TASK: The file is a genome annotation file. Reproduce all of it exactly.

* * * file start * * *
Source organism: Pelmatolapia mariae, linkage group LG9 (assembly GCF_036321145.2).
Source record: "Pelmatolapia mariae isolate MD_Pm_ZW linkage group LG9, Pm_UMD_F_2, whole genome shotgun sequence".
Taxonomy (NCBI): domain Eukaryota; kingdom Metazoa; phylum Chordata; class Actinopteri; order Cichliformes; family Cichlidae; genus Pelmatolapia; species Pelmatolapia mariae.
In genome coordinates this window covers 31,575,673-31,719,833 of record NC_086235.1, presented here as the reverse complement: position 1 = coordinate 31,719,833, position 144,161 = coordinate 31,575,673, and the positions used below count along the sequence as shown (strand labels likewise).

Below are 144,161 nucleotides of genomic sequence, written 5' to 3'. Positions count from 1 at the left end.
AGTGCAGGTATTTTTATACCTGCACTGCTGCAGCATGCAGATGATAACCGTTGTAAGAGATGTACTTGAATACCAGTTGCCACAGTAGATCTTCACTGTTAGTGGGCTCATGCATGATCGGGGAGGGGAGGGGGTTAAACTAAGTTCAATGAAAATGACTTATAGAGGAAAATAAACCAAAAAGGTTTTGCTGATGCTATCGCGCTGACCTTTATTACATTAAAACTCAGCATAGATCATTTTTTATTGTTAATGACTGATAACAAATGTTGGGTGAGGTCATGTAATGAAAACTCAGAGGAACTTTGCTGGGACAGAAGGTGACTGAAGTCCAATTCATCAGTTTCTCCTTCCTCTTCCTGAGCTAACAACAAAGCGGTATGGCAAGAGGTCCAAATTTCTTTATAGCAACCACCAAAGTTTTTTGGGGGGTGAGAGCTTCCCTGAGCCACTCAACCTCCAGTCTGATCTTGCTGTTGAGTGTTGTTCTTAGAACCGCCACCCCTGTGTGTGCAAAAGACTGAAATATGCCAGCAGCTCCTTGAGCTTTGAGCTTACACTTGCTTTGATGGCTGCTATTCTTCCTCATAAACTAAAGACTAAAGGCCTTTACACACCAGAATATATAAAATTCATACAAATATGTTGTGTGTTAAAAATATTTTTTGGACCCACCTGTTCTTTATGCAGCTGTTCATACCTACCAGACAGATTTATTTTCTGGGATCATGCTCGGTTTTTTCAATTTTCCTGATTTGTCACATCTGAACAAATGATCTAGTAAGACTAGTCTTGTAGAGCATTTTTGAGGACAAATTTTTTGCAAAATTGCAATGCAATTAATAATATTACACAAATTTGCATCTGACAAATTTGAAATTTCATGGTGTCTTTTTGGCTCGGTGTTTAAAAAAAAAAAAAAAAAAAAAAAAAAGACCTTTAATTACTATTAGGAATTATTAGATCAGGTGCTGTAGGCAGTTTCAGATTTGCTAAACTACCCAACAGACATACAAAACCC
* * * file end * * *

Source organism: Pelmatolapia mariae, linkage group LG9 (assembly GCF_036321145.2).
Source record: "Pelmatolapia mariae isolate MD_Pm_ZW linkage group LG9, Pm_UMD_F_2, whole genome shotgun sequence".
Taxonomy (NCBI): domain Eukaryota; kingdom Metazoa; phylum Chordata; class Actinopteri; order Cichliformes; family Cichlidae; genus Pelmatolapia; species Pelmatolapia mariae.
In genome coordinates this window covers 31,575,673-31,719,833 of record NC_086235.1, presented here as the reverse complement: position 1 = coordinate 31,719,833, position 144,161 = coordinate 31,575,673, and the positions used below count along the sequence as shown (strand labels likewise).

Below are 144,161 nucleotides of genomic sequence, written 5' to 3'. Positions count from 1 at the left end.
AGTGCAGGTATTTTTATACCTGCACTGCTGCAGCATGCAGATGATAACCGTTGTAAGAGATGTACTTGAATACCAGTTGCCACAGTAGATCTTCACTGTTAGTGGGCTCATGCATGATCGGGGAGGGGAGGGGGTTAAACTAAGTTCAATGAAAATGACTTATAGAGGAAAATAAACCAAAAAGGTTTTGCTGATGCTATCGCGCTGACCTTTATTACATTAAAACTCAGCATAGATCATTTTTTATTGTTAATGACTGATAACAAATGTTGGGTGAGGTCATGTAATGAAAACTCAGAGGAACTTTGCTGGGACAGAAGGTGACTGAAGTCCAATTCATCAGTTTCTCCTTCCTCTTCCTGAGCTAACAACAAAGCGGTATGGCAAGAGGTCCAAATTTCTTTATAGCAACCACCAAAGTTTTTTGGGGGGTGAGAGCTTCCCTGAGCCACTCAACCTCCAGTCTGATCTTGCTGTTGAGTGTTGTTCTTAGAACCGCCACCCCTGTGTGTGCAAAAGACTGAAATATGCCAGCAGCTCCTTGAGCTTTGAGCTTACACTTGCTTTGATGGCTGCTATTCTTCCTCATAAACTAAAGACTAAAGGCCTTTACACACCAGAATATATAAAATTCATACAAATATGTTGTGTGTTAAAAATATTTTTTGGACCCACCTGTTCTTTATGCAGCTGTTCATACCTACCAGACAGATTTATTTTCTGGGATCATGCTCGGTTTTTTCAATTTTCCTGATTTGTCACATCTGAACAAATGATCTAGTAAGACTAGTCTTGTAGAGCATTTTTGAGGACAAATTTTTTGCAAAATTGCAATGCAATTAATAATATTACACAAATTTGCATCTGACAAATTTGAAATTTCATGGTGTCTTTTTGGCTCGGTGTTTAAAAAAAAAAAAAAAAAAAAAAAAAAGACCTTTAATTACTATTAGGAATTATTAGATCAGGTGCTGTAGGCAGTTTCAGATTTGCTAAACTACCCAACAGACATACAAAACCC